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Holes in the Bark of Tree Twigs
This article was published originally on 4/20/2005
We recently received a sample in the Plant Disease Clinic of a black walnut twig. The owner was inquiring about small holes found in the bark of the young branches. Rather than indicating a disease or insect problem, the holes are part of the natural anatomy of the twig. All trees have small pores called lenticels scattered over their bark, although they are more noticeable on some trees than on others. Lenticels serve as "breathing holes", allowing oxygen to enter the living cells of the bark tissue. Lenticels can also be seen on fruits such as apples and pears, appearing as small brown specks on the skin surface.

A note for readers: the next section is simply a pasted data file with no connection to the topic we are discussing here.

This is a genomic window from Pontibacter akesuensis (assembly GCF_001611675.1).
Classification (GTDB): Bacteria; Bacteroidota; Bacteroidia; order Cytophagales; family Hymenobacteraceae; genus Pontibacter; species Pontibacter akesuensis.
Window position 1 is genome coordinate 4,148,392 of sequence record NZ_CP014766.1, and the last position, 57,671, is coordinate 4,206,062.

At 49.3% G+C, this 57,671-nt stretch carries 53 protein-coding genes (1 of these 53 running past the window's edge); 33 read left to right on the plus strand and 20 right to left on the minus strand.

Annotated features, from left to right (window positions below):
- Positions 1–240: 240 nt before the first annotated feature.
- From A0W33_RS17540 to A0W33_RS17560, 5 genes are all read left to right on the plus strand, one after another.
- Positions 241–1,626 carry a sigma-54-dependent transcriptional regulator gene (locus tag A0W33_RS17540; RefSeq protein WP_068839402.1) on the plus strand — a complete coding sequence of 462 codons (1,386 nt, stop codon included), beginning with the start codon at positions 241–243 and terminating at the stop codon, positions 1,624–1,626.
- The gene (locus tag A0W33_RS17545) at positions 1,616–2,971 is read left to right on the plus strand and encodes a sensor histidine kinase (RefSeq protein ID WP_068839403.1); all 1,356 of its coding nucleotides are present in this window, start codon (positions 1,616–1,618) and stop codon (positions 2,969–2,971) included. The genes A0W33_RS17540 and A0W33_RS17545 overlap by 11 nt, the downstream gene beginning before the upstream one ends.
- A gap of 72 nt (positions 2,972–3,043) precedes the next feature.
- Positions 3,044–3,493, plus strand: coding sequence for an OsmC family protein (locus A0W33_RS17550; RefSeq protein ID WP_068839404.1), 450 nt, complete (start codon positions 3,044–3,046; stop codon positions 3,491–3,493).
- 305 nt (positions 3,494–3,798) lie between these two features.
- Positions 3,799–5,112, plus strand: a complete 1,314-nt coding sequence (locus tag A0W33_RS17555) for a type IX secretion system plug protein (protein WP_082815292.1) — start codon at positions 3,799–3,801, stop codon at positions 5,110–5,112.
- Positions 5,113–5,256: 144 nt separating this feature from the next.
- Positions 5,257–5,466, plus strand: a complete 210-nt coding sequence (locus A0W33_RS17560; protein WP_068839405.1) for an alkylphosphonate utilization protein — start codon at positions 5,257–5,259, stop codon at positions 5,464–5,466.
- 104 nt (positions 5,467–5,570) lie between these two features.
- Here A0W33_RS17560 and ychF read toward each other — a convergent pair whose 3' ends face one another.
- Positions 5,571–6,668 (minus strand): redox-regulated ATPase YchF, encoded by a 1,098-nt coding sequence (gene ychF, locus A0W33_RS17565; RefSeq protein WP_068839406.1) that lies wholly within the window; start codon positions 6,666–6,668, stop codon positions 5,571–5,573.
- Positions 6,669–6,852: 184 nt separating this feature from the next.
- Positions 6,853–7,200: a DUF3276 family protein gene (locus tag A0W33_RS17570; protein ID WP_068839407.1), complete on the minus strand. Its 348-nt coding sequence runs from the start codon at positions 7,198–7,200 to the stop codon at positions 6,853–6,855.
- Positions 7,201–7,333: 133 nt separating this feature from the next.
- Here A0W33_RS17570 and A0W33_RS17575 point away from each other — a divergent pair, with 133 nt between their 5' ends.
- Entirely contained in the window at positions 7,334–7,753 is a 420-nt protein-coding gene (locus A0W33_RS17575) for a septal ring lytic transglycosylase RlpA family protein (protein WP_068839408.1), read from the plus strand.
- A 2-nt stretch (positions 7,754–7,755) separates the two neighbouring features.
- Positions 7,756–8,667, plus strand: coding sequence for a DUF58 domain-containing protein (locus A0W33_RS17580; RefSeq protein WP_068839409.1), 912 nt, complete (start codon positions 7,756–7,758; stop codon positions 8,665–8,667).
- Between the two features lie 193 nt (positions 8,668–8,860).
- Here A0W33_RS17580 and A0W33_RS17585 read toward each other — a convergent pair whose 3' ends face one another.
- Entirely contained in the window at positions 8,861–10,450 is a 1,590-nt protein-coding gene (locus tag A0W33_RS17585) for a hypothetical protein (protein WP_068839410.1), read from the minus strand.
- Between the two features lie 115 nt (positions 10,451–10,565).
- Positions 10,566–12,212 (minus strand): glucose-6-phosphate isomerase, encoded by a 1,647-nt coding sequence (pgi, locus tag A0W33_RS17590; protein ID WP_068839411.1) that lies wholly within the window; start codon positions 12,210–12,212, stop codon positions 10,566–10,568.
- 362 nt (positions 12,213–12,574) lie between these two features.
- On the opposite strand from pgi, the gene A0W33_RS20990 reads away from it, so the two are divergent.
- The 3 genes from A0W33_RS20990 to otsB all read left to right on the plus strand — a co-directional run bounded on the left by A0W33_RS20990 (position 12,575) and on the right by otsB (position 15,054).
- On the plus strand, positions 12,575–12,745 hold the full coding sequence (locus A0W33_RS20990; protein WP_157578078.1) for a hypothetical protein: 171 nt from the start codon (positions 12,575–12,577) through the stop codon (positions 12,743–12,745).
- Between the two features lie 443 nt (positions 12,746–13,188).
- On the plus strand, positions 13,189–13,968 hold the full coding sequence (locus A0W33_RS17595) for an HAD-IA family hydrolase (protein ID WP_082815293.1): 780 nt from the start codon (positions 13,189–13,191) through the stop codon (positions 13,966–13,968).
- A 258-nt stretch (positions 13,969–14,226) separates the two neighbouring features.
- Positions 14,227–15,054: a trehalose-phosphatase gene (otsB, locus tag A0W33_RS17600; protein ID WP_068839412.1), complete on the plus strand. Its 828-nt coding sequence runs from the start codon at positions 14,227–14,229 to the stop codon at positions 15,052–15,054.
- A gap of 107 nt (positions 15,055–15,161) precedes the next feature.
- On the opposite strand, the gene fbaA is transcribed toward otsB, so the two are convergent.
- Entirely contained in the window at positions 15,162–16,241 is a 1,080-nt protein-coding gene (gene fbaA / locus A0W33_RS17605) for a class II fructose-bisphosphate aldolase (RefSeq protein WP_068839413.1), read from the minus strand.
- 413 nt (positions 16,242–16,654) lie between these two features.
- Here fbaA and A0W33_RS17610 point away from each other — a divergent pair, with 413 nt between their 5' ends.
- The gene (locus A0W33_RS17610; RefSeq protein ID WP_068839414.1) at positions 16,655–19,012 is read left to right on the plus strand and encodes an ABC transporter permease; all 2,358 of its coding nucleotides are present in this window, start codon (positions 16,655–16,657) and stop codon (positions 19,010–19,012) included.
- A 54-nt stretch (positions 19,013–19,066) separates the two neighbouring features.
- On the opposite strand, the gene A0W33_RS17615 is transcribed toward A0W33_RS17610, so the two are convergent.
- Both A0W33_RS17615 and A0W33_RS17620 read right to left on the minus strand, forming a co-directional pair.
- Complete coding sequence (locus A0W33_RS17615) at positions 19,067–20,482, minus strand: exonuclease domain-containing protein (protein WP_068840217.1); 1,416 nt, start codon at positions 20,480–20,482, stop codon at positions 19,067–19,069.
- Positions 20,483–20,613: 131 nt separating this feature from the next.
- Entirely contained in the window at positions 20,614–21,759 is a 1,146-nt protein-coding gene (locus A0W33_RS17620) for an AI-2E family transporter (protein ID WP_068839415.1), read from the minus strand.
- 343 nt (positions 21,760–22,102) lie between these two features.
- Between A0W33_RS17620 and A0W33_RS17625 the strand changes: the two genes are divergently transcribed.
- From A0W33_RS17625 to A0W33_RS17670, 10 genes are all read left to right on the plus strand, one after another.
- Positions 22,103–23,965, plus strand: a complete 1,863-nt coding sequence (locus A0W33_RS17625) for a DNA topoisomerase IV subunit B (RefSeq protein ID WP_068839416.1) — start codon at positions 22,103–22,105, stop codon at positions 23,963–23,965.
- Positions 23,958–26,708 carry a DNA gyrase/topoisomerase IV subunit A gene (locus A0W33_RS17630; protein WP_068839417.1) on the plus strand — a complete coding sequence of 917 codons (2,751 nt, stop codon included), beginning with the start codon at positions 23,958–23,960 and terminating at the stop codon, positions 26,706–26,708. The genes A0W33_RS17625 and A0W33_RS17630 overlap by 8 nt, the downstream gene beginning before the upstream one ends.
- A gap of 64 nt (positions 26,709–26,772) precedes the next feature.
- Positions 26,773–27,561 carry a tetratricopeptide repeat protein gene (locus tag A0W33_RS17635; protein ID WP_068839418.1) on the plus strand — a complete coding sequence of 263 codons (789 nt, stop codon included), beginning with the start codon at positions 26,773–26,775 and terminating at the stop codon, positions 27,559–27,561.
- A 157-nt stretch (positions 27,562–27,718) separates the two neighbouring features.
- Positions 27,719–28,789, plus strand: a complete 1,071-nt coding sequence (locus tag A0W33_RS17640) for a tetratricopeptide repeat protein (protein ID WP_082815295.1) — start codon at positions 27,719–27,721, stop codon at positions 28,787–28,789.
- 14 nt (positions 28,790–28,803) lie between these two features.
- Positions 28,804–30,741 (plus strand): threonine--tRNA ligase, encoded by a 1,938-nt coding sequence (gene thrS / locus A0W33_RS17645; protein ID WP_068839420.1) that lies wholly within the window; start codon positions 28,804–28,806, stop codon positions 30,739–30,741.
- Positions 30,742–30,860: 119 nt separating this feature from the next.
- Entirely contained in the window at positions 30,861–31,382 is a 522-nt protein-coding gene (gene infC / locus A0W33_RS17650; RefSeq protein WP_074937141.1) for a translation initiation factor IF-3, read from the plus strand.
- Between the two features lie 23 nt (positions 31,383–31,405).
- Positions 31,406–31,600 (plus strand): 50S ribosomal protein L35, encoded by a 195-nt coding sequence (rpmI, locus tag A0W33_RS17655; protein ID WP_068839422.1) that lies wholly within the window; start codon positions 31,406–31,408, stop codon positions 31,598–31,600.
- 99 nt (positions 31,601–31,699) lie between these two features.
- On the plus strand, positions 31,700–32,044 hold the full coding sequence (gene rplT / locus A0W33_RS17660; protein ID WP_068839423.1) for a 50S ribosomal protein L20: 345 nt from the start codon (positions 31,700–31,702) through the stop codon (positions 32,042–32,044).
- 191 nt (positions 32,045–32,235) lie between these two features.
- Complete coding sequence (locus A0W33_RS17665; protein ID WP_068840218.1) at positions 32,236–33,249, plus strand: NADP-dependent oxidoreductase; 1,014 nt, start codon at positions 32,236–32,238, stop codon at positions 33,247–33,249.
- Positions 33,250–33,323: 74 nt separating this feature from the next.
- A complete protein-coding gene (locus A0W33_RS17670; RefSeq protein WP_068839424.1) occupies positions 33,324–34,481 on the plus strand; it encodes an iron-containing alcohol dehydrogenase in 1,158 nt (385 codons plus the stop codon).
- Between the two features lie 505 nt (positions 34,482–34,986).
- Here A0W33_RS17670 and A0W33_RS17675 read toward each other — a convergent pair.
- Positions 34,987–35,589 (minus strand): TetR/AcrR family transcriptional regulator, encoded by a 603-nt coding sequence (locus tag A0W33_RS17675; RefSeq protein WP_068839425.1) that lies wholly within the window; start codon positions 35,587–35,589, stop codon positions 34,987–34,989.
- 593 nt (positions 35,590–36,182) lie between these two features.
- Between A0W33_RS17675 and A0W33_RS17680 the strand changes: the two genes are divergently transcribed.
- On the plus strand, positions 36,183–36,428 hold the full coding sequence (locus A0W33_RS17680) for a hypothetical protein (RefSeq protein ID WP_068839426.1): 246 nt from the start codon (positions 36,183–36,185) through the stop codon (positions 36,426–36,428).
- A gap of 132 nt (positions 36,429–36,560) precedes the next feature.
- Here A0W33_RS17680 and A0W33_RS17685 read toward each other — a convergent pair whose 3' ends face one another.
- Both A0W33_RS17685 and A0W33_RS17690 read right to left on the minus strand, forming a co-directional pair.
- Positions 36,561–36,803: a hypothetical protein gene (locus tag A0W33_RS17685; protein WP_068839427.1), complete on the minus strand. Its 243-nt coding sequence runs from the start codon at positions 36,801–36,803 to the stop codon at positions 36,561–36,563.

Since they are holes in the outer protective layer of the branch, lenticels can sometimes be invaded by disease-causing organisms, although this is rather rare. For example, the bacterium that causes fire blight, a common bacterial disease of apples and pears, sometimes enters its host through lenticels on young shoots. Some fungal and bacterial canker-causing organisms may begin the disease process by entering the plant through lenticels. Most of the time, however, lenticels simply allow the bark of a tree to "breathe".
Lenticels in the bark of a black walnut twig.
Year of Publication:
IC-493(8) -- April 20, 2005